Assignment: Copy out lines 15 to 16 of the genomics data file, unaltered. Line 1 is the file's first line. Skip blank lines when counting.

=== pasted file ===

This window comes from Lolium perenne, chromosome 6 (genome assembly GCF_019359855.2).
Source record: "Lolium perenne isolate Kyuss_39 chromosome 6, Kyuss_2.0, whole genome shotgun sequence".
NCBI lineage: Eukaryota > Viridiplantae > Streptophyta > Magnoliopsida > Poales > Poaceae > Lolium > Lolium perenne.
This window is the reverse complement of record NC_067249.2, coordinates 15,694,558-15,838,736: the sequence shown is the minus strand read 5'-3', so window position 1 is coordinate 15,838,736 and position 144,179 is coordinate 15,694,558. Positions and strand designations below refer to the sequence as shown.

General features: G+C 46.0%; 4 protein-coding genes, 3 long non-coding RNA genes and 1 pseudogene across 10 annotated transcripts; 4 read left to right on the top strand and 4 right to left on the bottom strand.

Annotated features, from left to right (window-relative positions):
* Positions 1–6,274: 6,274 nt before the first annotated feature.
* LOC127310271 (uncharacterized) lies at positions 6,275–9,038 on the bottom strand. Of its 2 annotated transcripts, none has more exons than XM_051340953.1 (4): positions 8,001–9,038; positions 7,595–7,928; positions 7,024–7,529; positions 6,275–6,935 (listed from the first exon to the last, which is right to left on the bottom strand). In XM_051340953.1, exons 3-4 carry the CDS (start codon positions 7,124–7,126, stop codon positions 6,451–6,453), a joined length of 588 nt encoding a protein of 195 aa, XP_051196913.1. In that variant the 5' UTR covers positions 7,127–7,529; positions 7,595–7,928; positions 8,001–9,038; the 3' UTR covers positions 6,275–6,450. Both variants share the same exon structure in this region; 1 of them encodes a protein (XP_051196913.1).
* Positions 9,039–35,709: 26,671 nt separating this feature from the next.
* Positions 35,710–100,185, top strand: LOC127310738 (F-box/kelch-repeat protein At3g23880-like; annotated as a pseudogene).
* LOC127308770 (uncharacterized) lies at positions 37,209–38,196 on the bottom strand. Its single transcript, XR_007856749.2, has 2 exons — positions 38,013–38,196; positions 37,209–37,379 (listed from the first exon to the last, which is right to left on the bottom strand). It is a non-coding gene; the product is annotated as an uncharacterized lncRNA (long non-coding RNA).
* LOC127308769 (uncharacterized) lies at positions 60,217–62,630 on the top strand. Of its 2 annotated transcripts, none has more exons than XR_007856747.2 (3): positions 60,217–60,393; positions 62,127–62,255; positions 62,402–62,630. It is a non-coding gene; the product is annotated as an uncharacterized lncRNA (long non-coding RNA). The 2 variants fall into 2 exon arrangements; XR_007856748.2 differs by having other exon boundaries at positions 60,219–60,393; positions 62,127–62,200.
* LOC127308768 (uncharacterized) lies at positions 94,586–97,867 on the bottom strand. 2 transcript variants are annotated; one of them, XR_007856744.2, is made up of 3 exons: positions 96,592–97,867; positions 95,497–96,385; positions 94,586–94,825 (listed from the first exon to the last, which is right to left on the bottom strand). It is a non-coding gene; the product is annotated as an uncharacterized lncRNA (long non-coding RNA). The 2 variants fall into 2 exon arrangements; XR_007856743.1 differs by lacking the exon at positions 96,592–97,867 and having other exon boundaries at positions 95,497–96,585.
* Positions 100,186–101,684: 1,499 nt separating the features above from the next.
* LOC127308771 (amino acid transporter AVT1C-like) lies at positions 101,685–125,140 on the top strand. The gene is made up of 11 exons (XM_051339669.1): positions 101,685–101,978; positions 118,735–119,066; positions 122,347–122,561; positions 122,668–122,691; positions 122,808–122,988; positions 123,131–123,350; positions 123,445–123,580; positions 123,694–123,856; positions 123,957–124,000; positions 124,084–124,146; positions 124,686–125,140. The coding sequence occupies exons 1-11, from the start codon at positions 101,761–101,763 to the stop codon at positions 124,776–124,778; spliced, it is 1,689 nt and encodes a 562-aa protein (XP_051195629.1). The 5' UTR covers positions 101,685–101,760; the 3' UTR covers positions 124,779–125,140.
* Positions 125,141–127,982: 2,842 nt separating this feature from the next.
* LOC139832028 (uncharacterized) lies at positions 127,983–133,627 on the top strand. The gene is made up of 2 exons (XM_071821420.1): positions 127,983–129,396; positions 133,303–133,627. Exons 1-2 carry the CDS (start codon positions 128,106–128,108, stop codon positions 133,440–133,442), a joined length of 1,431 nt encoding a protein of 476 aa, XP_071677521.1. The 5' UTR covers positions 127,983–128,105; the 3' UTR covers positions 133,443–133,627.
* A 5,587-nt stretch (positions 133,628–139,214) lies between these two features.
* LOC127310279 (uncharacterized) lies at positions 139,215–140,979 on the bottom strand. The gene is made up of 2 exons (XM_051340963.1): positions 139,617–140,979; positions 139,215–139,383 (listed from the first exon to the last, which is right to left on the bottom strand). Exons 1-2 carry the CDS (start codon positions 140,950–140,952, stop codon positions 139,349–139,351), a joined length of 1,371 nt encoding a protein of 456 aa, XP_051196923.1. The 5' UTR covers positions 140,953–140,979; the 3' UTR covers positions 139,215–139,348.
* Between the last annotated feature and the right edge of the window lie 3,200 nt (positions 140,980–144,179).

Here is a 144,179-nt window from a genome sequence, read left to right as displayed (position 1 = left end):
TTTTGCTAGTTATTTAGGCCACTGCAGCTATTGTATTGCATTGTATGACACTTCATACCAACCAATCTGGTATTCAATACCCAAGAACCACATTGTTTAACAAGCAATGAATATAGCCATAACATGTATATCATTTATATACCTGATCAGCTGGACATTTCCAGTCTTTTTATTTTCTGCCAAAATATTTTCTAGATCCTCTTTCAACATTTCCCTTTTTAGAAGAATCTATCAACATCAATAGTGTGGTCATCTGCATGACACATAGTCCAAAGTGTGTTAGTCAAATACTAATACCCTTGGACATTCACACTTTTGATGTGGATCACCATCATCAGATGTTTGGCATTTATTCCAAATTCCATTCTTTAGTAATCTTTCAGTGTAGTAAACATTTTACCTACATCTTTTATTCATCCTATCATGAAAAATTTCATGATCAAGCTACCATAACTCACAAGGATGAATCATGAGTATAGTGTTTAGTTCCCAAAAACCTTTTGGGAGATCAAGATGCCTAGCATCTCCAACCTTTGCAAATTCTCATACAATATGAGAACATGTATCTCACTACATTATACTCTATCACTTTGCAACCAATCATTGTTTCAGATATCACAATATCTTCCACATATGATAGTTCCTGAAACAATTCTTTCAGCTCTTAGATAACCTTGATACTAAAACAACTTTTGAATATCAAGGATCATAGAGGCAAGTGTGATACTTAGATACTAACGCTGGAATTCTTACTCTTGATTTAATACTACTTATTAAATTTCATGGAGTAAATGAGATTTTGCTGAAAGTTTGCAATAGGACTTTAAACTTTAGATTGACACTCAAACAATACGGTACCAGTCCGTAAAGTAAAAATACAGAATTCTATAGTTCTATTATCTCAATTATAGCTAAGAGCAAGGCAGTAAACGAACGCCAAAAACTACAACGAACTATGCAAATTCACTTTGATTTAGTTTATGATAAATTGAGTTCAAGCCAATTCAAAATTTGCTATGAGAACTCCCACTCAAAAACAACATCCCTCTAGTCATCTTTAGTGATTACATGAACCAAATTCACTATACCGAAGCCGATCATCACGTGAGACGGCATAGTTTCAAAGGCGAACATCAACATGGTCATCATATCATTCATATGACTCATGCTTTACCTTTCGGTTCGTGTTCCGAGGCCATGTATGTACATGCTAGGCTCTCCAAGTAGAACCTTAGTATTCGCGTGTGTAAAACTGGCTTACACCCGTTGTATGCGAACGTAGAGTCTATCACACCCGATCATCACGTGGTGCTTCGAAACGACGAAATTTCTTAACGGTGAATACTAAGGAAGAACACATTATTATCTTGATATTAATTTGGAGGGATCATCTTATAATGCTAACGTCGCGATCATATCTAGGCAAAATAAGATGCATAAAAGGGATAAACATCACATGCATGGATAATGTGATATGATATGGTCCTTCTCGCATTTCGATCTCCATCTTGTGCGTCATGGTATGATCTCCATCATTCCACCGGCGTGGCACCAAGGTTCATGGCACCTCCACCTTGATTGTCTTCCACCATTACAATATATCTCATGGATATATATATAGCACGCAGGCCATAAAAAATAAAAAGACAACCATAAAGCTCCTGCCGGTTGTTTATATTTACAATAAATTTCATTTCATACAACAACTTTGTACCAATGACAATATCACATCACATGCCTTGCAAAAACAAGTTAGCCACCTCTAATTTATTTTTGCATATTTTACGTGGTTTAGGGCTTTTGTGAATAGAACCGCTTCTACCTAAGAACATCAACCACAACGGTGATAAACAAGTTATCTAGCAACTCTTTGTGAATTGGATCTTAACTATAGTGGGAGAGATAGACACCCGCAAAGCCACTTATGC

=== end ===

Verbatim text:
* LOC127308771 (amino acid transporter AVT1C-like) lies at positions 101,685–125,140 on the top strand. The gene is made up of 11 exons (XM_051339669.1): positions 101,685–101,978; positions 118,735–119,066; positions 122,347–122,561; positions 122,668–122,691; positions 122,808–122,988; positions 123,131–123,350; positions 123,445–123,580; positions 123,694–123,856; positions 123,957–124,000; positions 124,084–124,146; positions 124,686–125,140. The coding sequence occupies exons 1-11, from the start codon at positions 101,761–101,763 to the stop codon at positions 124,776–124,778; spliced, it is 1,689 nt and encodes a 562-aa protein (XP_051195629.1). The 5' UTR covers positions 101,685–101,760; the 3' UTR covers positions 124,779–125,140.
* Positions 125,141–127,982: 2,842 nt separating this feature from the next.